I didn’t really have anyone to show me the ropes at the beginning, so being a motivated self-starter helped. But aside from that, I can’t think of anything I would have done differently. I’m happy with the path I’ve walked.

Many self-employed business owners are very dedicated to building their practice. What are some things you like to do in your spare time to balance out the work stress?

Family is my first priority, then my community. I volunteer my time at Horizon Hospice as a vigil volunteer, and I also volunteer with Catholic Charities. Giving back to my community gives me the greatest reward. During the summer months, my family and I love to kayak, go camping, and ride our ATV for fun. Any time with family is great stress relief!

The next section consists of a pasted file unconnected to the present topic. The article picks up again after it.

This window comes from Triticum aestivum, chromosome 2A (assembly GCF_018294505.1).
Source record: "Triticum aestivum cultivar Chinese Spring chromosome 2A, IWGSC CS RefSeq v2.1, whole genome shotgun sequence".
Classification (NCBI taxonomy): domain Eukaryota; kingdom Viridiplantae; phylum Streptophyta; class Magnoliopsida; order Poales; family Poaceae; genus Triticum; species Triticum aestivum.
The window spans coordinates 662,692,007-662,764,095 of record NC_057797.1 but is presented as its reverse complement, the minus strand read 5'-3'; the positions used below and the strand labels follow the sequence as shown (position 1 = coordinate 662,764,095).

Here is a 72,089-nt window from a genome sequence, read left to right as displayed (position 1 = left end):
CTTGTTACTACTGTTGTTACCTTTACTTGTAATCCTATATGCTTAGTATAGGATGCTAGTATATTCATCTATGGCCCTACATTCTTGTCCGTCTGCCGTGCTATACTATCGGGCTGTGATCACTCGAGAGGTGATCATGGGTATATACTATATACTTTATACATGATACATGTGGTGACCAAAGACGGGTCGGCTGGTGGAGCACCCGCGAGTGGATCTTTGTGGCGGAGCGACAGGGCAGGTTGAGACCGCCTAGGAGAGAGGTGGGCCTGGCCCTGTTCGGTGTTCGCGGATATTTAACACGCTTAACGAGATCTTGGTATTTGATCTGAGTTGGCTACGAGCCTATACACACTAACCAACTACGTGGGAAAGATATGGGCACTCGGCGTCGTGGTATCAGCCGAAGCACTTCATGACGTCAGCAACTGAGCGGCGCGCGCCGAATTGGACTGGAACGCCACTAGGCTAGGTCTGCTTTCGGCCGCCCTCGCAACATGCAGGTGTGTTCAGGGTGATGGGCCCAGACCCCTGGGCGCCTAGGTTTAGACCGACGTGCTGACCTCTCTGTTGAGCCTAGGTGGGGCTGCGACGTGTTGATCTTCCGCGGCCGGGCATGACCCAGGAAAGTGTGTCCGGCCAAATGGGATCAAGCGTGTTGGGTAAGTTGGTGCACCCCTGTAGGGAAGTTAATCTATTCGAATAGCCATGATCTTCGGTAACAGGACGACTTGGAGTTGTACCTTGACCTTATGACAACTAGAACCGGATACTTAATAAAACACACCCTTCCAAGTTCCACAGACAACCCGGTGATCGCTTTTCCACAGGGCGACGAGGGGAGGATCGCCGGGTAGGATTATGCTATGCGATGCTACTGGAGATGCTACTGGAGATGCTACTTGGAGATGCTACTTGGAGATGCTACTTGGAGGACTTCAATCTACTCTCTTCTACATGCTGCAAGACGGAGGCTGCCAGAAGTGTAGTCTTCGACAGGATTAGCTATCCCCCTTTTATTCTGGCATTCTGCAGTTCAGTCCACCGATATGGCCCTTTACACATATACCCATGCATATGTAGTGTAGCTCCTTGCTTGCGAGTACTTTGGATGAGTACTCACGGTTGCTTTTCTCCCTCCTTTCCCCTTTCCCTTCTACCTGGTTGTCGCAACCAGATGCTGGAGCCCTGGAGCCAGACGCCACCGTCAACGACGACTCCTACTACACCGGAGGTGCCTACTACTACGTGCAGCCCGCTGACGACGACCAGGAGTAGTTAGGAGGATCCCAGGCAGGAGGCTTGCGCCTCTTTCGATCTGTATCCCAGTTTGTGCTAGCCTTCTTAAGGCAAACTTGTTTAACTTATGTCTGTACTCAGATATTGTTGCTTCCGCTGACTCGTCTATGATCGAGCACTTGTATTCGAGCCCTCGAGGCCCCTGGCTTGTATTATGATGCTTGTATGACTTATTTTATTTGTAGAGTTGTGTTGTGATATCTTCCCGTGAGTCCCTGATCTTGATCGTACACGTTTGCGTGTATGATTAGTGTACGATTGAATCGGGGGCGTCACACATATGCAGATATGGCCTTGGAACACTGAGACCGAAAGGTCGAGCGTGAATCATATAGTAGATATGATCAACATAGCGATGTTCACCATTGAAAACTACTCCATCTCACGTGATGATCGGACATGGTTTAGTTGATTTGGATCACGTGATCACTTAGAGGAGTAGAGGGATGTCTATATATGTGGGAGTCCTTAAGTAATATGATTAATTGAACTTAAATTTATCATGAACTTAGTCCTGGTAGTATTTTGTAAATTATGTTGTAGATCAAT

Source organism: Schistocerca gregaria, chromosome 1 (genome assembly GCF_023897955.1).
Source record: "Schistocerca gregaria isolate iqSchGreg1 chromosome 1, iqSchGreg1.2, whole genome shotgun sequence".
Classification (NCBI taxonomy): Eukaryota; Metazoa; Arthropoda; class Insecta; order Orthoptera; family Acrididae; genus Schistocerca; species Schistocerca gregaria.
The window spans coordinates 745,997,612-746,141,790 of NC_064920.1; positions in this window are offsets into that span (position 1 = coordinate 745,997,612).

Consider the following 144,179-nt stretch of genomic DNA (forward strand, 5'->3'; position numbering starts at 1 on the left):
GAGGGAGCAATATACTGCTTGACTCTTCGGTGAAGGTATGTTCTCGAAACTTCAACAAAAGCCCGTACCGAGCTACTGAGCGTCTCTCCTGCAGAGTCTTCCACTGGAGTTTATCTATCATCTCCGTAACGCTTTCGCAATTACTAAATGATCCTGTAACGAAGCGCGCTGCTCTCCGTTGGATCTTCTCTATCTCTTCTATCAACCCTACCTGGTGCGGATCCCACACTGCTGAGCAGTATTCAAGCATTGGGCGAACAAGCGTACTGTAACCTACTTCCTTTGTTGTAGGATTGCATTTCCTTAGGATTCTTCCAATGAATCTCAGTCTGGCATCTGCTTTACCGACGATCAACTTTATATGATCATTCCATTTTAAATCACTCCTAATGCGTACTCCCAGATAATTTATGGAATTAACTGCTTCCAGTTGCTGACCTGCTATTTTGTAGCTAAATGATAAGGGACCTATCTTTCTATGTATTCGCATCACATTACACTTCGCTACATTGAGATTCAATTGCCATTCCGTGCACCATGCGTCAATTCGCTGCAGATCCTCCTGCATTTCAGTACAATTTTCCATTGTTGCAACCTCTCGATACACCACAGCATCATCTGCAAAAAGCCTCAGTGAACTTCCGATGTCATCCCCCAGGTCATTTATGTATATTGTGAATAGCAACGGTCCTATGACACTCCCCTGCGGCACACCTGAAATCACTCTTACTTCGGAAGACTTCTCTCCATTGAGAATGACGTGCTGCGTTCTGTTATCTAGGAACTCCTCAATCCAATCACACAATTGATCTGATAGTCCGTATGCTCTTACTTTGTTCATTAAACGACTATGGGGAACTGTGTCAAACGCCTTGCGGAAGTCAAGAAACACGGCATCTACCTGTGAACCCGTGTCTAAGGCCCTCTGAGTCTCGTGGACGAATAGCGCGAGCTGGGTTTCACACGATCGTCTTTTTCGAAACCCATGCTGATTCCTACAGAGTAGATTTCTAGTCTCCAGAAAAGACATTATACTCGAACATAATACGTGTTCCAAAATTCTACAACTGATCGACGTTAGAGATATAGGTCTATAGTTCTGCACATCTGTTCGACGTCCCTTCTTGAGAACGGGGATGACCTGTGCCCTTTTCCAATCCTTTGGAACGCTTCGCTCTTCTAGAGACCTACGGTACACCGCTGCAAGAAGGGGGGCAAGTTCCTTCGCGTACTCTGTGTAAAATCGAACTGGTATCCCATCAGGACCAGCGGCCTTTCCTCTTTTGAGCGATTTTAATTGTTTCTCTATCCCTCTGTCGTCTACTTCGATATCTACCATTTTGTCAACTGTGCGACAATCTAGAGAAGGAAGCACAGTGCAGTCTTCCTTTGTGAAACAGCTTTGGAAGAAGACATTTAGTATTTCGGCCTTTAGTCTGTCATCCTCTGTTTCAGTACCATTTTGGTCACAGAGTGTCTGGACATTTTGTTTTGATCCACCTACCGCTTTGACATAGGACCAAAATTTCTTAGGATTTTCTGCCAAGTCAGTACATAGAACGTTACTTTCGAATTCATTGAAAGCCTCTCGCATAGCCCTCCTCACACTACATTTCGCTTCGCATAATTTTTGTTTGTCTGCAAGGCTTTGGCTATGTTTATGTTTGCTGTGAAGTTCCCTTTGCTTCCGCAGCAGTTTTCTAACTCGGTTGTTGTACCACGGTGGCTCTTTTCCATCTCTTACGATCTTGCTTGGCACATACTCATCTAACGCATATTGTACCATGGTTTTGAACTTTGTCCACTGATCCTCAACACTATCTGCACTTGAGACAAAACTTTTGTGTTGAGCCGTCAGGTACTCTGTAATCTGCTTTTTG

Thanks for all the incredible sharing, Chelle. Before I let you go, please let us know how our readers can reach you if they want to know more about your field inspection services?

I can be reached through email at [email protected], through my LinkedIn profile, or by cell at 509-768-1922. I’m always happy to answer any questions your readers may have!

Words of wisdom for new field inspectors:"Do your research when looking for companies to contract with. Stay up to date on your education and construction knowledge, and enjoy what you do!" – Chelle Stuart, Field Inspector Click To Tweet

Final words

That’s a lot of awesome sharing! I hope you learn a great deal in this interview. Because I surely did.

If you enjoy having a dynamic nature in your daily work life, being a field inspector is worth consideration. You get to meet different people, work on different types of inspections and drive around to different places.